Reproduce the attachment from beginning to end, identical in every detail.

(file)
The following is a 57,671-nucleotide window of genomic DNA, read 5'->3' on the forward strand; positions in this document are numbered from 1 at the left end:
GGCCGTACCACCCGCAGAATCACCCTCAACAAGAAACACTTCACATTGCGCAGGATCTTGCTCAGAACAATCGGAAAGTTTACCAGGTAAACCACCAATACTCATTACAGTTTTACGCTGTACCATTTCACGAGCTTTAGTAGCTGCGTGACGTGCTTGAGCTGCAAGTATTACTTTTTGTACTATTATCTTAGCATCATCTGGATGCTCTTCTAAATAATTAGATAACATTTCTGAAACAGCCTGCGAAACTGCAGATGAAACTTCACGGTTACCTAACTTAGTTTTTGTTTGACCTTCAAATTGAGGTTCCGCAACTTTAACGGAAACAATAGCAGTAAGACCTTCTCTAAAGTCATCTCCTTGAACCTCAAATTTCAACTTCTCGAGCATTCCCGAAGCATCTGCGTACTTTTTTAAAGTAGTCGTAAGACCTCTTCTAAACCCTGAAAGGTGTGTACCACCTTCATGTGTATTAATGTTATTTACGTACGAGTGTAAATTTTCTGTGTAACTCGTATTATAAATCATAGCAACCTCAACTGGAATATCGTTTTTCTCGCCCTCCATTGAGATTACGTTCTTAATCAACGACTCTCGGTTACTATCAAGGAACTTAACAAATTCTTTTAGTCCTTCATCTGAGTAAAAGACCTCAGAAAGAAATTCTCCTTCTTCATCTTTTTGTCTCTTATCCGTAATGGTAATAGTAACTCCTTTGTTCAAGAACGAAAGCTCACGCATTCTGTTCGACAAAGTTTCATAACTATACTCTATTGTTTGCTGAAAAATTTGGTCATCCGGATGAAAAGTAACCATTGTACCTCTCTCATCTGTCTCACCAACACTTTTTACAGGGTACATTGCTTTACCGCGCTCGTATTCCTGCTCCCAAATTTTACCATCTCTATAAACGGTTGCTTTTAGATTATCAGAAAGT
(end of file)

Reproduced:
The following is a 57,671-nucleotide window of genomic DNA, read 5'->3' on the forward strand; positions in this document are numbered from 1 at the left end:
GGCCGTACCACCCGCAGAATCACCCTCAACAAGAAACACTTCACATTGCGCAGGATCTTGCTCAGAACAATCGGAAAGTTTACCAGGTAAACCACCAATACTCATTACAGTTTTACGCTGTACCATTTCACGAGCTTTAGTAGCTGCGTGACGTGCTTGAGCTGCAAGTATTACTTTTTGTACTATTATCTTAGCATCATCTGGATGCTCTTCTAAATAATTAGATAACATTTCTGAAACAGCCTGCGAAACTGCAGATGAAACTTCACGGTTACCTAACTTAGTTTTTGTTTGACCTTCAAATTGAGGTTCCGCAACTTTAACGGAAACAATAGCAGTAAGACCTTCTCTAAAGTCATCTCCTTGAACCTCAAATTTCAACTTCTCGAGCATTCCCGAAGCATCTGCGTACTTTTTTAAAGTAGTCGTAAGACCTCTTCTAAACCCTGAAAGGTGTGTACCACCTTCATGTGTATTAATGTTATTTACGTACGAGTGTAAATTTTCTGTGTAACTCGTATTATAAATCATAGCAACCTCAACTGGAATATCGTTTTTCTCGCCCTCCATTGAGATTACGTTCTTAATCAACGACTCTCGGTTACTATCAAGGAACTTAACAAATTCTTTTAGTCCTTCATCTGAGTAAAAGACCTCAGAAAGAAATTCTCCTTCTTCATCTTTTTGTCTCTTATCCGTAATGGTAATAGTAACTCCTTTGTTCAAGAACGAAAGCTCACGCATTCTGTTCGACAAAGTTTCATAACTATACTCTATTGTTTGCTGAAAAATTTGGTCATCCGGATGAAAAGTAACCATTGTACCTCTCTCATCTGTCTCACCAACACTTTTTACAGGGTACATTGCTTTACCGCGCTCGTATTCCTGCTCCCAAATTTTACCATCTCTATAAACGGTTGCTTTTAGATTATCAGAAAGT